It’s proof of the potency of the Dolce & Gabbana brand that the audience – normally inscrutable in shades and certainly never smiling – couldn’t help but grim from ear to ear for the finale of the Italian duo’s menswear show in Milan yesterday, to showcase their spring/summer 2019 collection.
It was hard not to really: the show reached a climax with the mischievous pair charging onto the catwalk flanked by Monica Bellucci, Naomi Campbell and Merpessa Hennink (a trio long associated with the house) to whooping and a merry riot of colour, print, crystals, embroidery, religious iconography, grandfathers, tots, teens, same-sex couples and every kind of Italianate exuberance in between. Minimalism? Leave that to the millennials.
At a time when the men’s fashion world is in a period of upheaval and confusion – there’s been a decline in traditional tailoring, the menswear show schedules have been decimated as designers streamline their women’s and men’s shows into one – Dolce & Gabbana took it back to their Sicilian heartland and the language they speak so lyrically: of Italian home and family, the tropes of their country’s style and architecture and the kind of grandeur normally reserved for the most imposing of palazzos.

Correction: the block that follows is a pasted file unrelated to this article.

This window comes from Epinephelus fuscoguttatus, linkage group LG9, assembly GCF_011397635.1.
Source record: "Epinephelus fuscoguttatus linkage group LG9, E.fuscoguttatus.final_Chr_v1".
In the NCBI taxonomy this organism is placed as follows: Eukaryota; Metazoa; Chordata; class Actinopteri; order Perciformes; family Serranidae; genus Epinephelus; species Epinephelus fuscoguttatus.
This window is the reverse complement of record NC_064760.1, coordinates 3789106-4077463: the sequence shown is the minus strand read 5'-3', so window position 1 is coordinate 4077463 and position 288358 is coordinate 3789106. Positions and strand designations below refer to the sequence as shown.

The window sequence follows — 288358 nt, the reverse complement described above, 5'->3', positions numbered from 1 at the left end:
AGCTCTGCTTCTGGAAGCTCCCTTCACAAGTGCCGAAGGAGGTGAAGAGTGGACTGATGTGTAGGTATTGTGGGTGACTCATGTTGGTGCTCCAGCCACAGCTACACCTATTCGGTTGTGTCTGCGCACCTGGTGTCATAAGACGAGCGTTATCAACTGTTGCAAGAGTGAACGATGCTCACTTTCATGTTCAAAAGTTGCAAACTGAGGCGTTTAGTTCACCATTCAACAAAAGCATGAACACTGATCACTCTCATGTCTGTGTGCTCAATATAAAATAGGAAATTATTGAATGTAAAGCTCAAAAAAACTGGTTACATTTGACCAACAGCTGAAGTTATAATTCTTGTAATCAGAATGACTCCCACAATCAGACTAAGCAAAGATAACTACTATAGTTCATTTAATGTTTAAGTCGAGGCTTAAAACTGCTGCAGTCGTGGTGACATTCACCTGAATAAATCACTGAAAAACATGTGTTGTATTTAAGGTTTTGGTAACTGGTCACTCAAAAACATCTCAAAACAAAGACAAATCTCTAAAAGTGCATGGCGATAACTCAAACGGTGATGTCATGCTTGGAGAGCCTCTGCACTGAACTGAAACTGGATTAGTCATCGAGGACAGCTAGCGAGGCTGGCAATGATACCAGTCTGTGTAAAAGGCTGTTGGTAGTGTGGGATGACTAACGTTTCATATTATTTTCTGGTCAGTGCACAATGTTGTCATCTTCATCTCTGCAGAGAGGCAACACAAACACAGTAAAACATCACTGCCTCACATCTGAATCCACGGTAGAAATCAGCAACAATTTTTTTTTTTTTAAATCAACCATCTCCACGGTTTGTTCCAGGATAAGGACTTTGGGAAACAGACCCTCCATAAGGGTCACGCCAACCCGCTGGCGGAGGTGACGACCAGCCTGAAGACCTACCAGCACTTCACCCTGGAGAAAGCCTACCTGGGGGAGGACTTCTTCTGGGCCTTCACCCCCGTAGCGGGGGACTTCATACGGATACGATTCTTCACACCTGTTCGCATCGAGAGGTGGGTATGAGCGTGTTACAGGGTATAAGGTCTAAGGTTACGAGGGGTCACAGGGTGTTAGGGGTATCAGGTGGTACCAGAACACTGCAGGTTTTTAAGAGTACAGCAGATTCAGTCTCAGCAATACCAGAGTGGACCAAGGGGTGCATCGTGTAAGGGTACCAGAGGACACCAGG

Campbell and Bellucci were in pristine pinstriped suits, as were the male models – a testament to the designers’ traditions in the world of southern Italian tailoring – but the collection veered from sharp suiting to boldly emblazoned sportswear and opulent evening wear.
This being Dolce and Gabbana, there was also a heavy dose of tongue-in-cheek humour. Cartoon prints and depictions of hearty Italian fare were splashed across shirts and trousers, as well as a serious showcase of the skill in the brand’s atelier; those fringed rose-print jackets, silk chinoise robes and smoking jackets are all meticulously handcrafted.
The fashion world has a tendency to tie itself in knots with overtheorising and hand-wringing angst, which makes a romp through Dolce & Gabbana’s jewel-dusted, rainbow-hued universe a cheering contrast.
The pair unashamedly celebrate what they love (note the ‘amore’ lettering), and everyone – old or young, gay or straight, millennial social media star or seasoned supermodel – is invited to the party.